In 2005, the International Criminal Court (“ICC”) issued warrants for the arrest of Joseph Kony, the leader of Uganda’s murderous Lord’s Resistance Army (LRA), as well as four other high-level LRA suspects. The warrants proved controversial when the fate of promising peace negotiations appeared to hinge on the ICC’s willingness to defer to Ugandan efforts to address LRA atrocities through alternative proceedings emphasizing truth-telling, forgiveness, and reconciliation over prison time. The episode presents a familiar dilemma of transitional justice that simultaneously exposes deep uncertainties in the ICC’s mandate. The Rome Statute’s imbalance is especially problematic because it undermines the rationale that has most powerfully justified the establishment of the ICC in the first instance: the argument that prosecution of international crimes is a fundamentally legal matter that must be entrusted to legal professionals and shielded from undue political interference.
This Article takes up this problem through a focused analysis of the ICC’s response to the Ugandan peace process. Its three principal claims are as follows. First, the ICC's Statute does not, in fact, provide meaningful guidance to the Court as it navigates the particular dilemmas of transitional justice in Uganda. Second, the development of ex ante guidelines to cabin prosecutorial discretion - a potential source of legitimation that others scholars have found attractive - is unlikely to adequately remedy the underlying legitimacy deficit and has failed to do so thus far. Third, and finally, legitimation of prosecutorial policy in Uganda may ironically rest in the hands of another actor - the UN Security Council - whose power the treaty creating the ICC sought to diminish.
Saturday, November 7, 2009
Greenawalt: Complementarity in Crisis: Uganda, Alternative Justice, and the International Criminal Court
Friday, November 6, 2009
- Agora: Kosovo (Part 3)
- Cedric Ryngaert & Christine Griffioen, The Relevance of the Right to Self-determination in the Kosovo Matter: In Partial Response to the Agora Papers
- Alexander Orakhelashvili, Kosovo and the Pitfalls of Over-theorizing International Law: Observations on Hilpold's Rejoinder
- Duncan French, Global Justice and the (Ir)relevance of Indeterminacy
- Brief Comments, Essays and Notes
- Fei Lanfang, Enforcement of Arbitral Awards between Hong Kong and Mainland China: A Successful Model?
- Allan Verman Yap Ong, Issues in the Application of Dépeçage in Chinese Private International Law
- Ticy V. Thomas, The Proliferation Security Initiative: Towards Relegation of Navigational Freedoms in UNCLOS? An Indian Perspective
- Courts and Tribunals
- Sienho Yee, Notes on the International Court of Justice (Part 3): Rule-making at the Court—Integration, Uniformization, Keeping Existing Article Numbers and Giving Public Notice
- Development and History
- Sergei Yu. Marochkin, On the Recent Development of International Law: Some Russian Perspectives
In the aftermath of the terrorist attacks of September 11, 2001, Professors Jack Goldsmith and Eric Posner published The Limits of International Law, a potentially revolutionary book that employs rational choice theory to argue that international law is really just “politics” and does not render a “compliance pull” on State decisionmakers. Critics have pointed out that Goldsmith and Posner’s identification of the role of international law in each of their case studies is largely conjectural, and that what is needed is qualitative empirical data that identifies the international law-based arguments that were actually made and the policy-makers’ responses to such arguments. In an effort to fill this gap, with the support of a Carnegie Corporation grant, the author convened a series of meetings and exchanges with the ten living former State Department Legal Advisers to discuss the influence of international law in the formulation of foreign policy during times of crisis. This Article reviews the scholarly debate about the nature of international legal obligation, presents the results of the Legal Advisers’ meetings, and provides an in depth examination of a modern case study involving the treatment of detainees in the war on terror which highlights the importance of these findings.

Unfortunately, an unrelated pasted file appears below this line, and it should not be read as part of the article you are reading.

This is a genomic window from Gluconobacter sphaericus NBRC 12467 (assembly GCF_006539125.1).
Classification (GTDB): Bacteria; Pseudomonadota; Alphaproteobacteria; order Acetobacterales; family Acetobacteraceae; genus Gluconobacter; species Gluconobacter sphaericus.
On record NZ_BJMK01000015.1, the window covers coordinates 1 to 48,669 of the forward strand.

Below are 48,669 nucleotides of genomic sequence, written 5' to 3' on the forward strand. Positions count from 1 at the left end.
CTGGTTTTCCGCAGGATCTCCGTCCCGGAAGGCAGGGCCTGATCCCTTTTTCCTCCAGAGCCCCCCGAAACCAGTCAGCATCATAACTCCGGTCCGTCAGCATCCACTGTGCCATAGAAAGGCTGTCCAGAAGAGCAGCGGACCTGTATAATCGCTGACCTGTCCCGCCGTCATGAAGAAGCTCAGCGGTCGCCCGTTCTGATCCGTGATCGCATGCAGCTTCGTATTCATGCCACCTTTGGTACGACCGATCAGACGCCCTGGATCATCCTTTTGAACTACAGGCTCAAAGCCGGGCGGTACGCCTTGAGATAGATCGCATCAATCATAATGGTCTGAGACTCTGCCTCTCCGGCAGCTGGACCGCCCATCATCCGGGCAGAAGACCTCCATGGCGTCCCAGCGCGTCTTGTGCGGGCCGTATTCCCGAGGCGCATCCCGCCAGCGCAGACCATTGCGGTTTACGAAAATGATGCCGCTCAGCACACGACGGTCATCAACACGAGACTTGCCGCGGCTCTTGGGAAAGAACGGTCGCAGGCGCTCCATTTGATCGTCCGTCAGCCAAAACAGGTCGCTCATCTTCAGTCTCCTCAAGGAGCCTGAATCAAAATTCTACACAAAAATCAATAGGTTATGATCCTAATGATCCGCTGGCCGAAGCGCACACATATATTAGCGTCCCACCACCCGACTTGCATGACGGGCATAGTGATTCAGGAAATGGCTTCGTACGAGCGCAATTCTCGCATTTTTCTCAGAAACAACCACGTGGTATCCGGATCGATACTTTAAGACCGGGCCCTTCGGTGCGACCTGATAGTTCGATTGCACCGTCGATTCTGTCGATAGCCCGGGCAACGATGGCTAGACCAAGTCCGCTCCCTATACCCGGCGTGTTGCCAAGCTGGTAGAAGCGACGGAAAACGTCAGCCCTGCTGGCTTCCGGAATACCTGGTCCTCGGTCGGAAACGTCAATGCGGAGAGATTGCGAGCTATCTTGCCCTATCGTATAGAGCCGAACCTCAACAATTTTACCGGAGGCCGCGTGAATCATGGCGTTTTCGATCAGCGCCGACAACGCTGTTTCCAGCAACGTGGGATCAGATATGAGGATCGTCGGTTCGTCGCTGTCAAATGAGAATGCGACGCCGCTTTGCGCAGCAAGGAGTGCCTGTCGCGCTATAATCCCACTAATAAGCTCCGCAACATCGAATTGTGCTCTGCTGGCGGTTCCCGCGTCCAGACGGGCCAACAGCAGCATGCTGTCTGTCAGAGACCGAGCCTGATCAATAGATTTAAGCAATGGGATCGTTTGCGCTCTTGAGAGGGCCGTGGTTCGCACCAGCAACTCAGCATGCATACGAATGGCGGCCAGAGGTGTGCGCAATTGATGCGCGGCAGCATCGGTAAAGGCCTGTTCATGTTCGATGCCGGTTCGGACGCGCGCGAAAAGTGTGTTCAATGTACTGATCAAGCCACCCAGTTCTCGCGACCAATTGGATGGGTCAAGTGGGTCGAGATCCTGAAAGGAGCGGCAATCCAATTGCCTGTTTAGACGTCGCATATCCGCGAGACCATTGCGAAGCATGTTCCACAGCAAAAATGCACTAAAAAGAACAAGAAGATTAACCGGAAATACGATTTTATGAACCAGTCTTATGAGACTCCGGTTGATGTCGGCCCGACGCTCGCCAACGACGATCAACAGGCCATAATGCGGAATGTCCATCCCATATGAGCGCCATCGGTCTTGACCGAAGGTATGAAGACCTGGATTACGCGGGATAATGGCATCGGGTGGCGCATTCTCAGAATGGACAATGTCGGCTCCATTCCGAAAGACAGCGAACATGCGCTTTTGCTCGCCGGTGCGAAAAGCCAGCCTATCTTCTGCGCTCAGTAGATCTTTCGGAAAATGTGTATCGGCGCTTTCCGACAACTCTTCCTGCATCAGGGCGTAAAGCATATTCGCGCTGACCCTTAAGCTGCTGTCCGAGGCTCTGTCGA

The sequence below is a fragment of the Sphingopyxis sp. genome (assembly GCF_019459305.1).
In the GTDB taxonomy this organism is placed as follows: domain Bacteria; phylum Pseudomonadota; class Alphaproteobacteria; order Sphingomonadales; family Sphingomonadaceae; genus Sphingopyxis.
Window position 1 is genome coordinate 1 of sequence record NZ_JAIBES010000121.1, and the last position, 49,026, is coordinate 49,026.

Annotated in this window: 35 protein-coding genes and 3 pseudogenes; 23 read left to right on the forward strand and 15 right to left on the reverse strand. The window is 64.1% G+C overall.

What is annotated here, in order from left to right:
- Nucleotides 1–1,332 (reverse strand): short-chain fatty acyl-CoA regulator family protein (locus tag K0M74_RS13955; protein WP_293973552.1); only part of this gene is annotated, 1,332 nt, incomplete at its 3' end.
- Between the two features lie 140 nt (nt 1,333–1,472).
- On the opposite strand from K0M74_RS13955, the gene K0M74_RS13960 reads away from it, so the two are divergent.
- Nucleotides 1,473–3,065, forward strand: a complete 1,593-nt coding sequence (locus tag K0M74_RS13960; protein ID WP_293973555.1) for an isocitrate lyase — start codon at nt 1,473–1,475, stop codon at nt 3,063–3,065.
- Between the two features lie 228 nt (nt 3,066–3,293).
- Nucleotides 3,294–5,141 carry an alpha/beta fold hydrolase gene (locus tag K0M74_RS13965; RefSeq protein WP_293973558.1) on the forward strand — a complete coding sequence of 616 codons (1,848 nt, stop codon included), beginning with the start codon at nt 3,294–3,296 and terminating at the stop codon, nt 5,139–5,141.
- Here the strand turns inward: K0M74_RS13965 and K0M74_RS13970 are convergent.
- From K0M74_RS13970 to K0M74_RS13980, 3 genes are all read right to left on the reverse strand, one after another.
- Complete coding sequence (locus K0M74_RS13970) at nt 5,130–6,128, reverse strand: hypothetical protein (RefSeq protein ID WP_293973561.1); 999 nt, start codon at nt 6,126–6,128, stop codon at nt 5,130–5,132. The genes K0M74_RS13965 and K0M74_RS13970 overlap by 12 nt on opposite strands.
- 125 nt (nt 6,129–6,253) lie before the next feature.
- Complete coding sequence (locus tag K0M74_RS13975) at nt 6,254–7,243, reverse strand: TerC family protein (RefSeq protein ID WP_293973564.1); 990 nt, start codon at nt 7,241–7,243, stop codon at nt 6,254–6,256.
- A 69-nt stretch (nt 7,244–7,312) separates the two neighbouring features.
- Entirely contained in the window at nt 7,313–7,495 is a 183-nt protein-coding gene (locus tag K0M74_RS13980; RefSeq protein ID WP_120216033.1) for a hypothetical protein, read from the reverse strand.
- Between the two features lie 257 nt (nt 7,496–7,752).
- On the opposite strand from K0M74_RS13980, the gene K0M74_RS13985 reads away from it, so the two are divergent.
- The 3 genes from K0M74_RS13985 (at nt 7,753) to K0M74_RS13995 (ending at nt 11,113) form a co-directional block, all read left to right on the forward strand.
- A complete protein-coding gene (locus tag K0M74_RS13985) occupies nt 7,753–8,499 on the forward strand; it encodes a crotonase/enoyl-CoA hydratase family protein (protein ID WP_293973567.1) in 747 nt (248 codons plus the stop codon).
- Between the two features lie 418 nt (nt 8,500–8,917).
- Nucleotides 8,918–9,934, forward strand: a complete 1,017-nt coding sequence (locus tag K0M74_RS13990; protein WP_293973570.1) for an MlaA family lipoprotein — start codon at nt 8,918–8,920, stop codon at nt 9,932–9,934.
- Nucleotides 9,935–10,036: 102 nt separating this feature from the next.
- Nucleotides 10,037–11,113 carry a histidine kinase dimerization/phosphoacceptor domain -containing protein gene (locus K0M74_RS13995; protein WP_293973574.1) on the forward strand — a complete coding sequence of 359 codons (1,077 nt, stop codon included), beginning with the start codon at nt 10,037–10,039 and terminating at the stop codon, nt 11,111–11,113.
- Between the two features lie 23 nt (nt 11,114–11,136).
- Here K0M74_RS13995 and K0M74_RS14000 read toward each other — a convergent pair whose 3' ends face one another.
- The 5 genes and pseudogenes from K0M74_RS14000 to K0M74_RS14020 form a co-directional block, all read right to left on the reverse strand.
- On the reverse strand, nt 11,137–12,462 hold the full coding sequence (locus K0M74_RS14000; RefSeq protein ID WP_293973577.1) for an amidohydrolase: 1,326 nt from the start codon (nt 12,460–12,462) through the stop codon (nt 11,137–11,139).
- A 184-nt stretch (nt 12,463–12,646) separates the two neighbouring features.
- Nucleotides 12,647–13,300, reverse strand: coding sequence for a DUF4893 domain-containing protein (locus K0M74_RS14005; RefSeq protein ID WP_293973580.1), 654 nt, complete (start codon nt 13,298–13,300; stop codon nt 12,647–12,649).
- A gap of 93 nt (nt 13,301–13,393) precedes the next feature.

SFDI: La soumission des organisations internationales aux normes internationales relatives aux droits de l'homme
Les contributions à cette journée questionnent les décisions engagées par le droit international et sa jurisprudence et leur adéquation aux normes internationales des droits de l'homme.
Thursday, November 5, 2009
This book analyzes how the European Court of Human Rights (ECtHR) and the Inter-American Court of Human Rights (IACtHR) deal with general international law. In the light of the concerns of various authors about the fragmentation of international law and the “human rightist” aspirations of human rights law, the question arises whether these human rights courts put the unity of general international law into danger.
The main idea of this study is that the ECtHR and the IACtHR may in principle only “elaborate” and not “depart” from or “contradict” general international law. A departure is only acceptable if a clear lex specialis has been established for human rights law.
The author researches whether or not the sometimes different case law of both human rights courts fits into this assumption. Almost all topics of general international law that have been dealt with by the ECtHR and IACtHR are analyzed: reservations, application of treaties ratione temporis, ratione loci and ratione personae, interpretation rules, the theory of the sources of international law, jus cogens, modification and withdrawal from treaties, diplomatic protection, exhaustion of local remedies, State responsibility (including the law of reparations), foreign State immunity and State succession.